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Aerospace Engineering job roles?

  1. Sep 4, 2017 #26

    Dr Transport

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    If the OP works for Boeing, the chances that anything they work on will be used for military purposes is pretty high. If they don't like the paycheck, they are more than welcome to leave and find another employer.

    Working in aerospace in the US has nearly a 100% chance it will be converted or used in some way shape or form for military use.
     
  2. Sep 4, 2017 #27

    FactChecker

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    I can see modifications of commercial planes for cargo and tanker use, but I can't imagine it for anything that has very demanding military-only requirements. The tanker requirements will probably begin to include stealth that will not allow conversions of commercial planes. Not sure about cargo. There is too much requirement these days for speed, stealth, maneuverability, survivability, carrier operations, short runways, etc. that would force a new design.

    If the OP wants his efforts to not be usable by the military, then he has a problem with almost anything he does. Because of the unique military airplane requirements, airplanes may be one of the better choices.
     
  3. Sep 5, 2017 #28
    Thanks for all your replies. Do you's think its a bad idea to do an aero eng undergrad degree in uni even though I prob won't be an aerospace engineer? because here in the UK the aero and mech eng programmes have exactly the same core modules as each other and the 'applied' modules for aero are based on air & spacecraft, and for mech they're just applied to machinery in general. So the two programmes are very similar so some employers don't see a distinction. I know learning aerodynamics, propulsion etc can be useful in areas other than aero, so what do you guys think?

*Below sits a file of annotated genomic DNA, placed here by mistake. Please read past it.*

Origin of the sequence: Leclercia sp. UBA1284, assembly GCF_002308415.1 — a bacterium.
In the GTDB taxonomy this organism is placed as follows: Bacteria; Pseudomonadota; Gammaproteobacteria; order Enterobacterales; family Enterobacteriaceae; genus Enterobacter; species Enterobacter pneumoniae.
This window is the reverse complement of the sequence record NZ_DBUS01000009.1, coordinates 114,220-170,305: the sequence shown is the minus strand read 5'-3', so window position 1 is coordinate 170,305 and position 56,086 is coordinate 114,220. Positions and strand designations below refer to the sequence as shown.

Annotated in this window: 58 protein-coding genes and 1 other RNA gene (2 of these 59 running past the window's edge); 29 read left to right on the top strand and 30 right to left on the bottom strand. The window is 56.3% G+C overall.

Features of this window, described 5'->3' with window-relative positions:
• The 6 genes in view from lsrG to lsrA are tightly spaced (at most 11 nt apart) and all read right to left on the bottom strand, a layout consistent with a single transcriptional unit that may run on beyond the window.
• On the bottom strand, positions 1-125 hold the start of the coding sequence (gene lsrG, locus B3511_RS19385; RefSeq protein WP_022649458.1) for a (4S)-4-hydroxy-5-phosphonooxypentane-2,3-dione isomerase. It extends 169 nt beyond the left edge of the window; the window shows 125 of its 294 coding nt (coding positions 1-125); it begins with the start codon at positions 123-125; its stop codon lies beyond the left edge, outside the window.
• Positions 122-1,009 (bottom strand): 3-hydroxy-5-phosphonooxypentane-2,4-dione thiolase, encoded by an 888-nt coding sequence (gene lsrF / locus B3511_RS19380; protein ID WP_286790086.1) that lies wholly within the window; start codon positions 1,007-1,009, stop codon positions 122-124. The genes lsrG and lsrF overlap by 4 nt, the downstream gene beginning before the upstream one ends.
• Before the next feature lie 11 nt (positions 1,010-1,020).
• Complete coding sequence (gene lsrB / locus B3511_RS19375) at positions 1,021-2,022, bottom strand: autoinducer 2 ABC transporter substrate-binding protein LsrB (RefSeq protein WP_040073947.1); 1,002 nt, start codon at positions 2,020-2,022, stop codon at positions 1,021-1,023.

4. Sep 5, 2017 #29

    FactChecker

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    I would recommend getting the degree that best matches your job goal.
     
  5. Sep 5, 2017 #30
    I am aware of only one case were an aerospace engineer got put into a different field (There is bound to be plenty more). He focused his consecration around heat dissipation surfaces and thermodynamics. He now works on cooling systems for Caterpillar. Yeah, there is a fair bit of overlapping between ME and AE but as @FactChecker said, get a degree in what you want to do. Even if you end up not doing AE you can still study it out of interest, no one is going to come to your house and take all you books from you. :smile:

    Only other option is to start your own AE company and keep all your IP private.
     
  6. Sep 5, 2017 #31
    The only other organisation I can think of that is not government funded and has not sold any of its IP to the Defence sector is Bigelow Aerospace, but that doesn't mean they won't. Then again its an American company so getting an ITAR certification is very hard and even then you might be restricted, so companies don't bother with it unless you're an expert in some critical field.

    Edit: I think they are also heavily affiliated with NASA so I am sceptical of how there projects are actually funded.
     
    Last edited by a moderator: Sep 5, 2017
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